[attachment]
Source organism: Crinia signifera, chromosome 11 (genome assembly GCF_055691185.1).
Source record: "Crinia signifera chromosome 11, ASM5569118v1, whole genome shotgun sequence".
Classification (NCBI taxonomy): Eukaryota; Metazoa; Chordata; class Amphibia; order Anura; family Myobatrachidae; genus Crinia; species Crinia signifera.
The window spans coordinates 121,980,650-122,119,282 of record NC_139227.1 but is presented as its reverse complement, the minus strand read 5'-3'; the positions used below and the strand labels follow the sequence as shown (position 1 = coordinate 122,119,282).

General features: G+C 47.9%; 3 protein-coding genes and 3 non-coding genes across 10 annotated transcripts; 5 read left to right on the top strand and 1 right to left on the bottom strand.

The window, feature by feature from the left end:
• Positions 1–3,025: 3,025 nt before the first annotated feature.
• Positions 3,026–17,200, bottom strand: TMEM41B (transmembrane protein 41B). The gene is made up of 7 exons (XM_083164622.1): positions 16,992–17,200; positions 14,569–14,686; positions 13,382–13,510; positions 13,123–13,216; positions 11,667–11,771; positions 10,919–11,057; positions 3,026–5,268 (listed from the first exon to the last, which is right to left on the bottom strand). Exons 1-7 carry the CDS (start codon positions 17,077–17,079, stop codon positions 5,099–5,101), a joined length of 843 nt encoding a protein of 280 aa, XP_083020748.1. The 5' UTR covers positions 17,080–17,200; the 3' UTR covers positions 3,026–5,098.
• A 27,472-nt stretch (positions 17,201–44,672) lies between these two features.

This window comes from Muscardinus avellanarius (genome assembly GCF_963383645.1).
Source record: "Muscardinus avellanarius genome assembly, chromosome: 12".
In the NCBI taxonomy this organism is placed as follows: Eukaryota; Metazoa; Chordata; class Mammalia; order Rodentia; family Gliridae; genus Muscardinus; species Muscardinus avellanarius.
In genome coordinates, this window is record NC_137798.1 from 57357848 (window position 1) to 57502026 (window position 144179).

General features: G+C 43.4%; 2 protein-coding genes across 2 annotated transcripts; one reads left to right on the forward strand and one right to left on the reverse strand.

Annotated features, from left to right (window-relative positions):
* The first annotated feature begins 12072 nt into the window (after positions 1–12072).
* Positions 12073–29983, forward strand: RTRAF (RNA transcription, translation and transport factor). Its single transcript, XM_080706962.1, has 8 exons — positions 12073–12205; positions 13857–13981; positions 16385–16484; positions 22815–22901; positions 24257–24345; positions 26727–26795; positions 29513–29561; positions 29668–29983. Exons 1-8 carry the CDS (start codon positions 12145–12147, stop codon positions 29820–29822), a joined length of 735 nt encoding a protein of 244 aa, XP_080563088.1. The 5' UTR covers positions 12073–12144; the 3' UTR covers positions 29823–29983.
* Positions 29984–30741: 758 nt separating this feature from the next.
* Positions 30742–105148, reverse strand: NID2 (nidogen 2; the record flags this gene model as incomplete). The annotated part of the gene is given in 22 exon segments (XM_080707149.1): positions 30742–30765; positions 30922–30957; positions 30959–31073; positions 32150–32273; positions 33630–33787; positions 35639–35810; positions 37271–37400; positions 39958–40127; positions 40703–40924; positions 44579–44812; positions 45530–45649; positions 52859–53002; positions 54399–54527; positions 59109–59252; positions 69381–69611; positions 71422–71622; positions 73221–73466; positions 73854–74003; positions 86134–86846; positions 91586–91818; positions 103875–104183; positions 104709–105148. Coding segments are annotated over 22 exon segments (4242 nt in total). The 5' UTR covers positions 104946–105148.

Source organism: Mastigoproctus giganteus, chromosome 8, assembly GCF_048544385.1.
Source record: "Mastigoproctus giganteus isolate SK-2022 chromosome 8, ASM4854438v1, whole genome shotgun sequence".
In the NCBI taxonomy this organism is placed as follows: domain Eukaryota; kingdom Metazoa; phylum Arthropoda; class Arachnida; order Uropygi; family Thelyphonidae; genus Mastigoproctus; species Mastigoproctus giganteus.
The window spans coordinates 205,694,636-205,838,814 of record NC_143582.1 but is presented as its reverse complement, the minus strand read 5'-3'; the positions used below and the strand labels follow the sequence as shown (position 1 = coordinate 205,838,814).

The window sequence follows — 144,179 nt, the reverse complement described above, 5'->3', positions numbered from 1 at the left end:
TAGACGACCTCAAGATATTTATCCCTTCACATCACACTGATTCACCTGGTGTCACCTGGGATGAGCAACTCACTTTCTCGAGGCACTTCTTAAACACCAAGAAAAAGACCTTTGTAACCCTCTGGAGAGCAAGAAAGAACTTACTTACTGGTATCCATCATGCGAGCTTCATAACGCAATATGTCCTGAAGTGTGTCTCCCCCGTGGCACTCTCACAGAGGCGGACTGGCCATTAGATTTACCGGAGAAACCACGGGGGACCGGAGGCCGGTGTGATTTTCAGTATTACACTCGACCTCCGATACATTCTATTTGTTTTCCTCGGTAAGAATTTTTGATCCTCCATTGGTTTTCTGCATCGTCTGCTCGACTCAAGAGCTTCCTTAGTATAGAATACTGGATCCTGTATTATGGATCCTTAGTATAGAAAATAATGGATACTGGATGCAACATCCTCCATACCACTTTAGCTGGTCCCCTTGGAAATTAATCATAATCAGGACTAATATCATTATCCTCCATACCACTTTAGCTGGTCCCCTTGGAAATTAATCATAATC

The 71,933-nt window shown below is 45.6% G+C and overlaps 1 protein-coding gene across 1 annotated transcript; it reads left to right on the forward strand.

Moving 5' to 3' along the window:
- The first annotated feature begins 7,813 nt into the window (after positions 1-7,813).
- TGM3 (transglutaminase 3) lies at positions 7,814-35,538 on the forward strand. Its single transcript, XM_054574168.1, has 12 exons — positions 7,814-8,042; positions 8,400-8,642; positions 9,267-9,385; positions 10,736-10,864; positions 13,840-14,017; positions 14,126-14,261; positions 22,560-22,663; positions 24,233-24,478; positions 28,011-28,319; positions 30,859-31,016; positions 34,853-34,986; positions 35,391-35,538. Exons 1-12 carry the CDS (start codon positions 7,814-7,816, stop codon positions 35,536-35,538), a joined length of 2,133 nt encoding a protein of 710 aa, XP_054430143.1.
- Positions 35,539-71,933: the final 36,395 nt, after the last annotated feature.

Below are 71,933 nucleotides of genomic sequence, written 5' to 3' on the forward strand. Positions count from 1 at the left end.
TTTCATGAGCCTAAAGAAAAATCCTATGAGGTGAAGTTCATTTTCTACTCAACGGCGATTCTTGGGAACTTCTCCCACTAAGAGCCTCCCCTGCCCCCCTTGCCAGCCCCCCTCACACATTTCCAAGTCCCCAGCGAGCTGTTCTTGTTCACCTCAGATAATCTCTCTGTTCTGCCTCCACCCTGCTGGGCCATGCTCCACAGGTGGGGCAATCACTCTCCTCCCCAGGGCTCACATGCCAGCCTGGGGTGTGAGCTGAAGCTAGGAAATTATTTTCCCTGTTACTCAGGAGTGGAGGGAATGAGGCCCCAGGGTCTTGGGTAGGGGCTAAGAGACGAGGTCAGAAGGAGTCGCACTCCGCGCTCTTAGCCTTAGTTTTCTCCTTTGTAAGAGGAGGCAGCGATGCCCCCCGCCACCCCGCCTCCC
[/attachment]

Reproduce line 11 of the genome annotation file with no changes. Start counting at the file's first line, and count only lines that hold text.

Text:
Source record: "Muscardinus avellanarius genome assembly, chromosome: 12".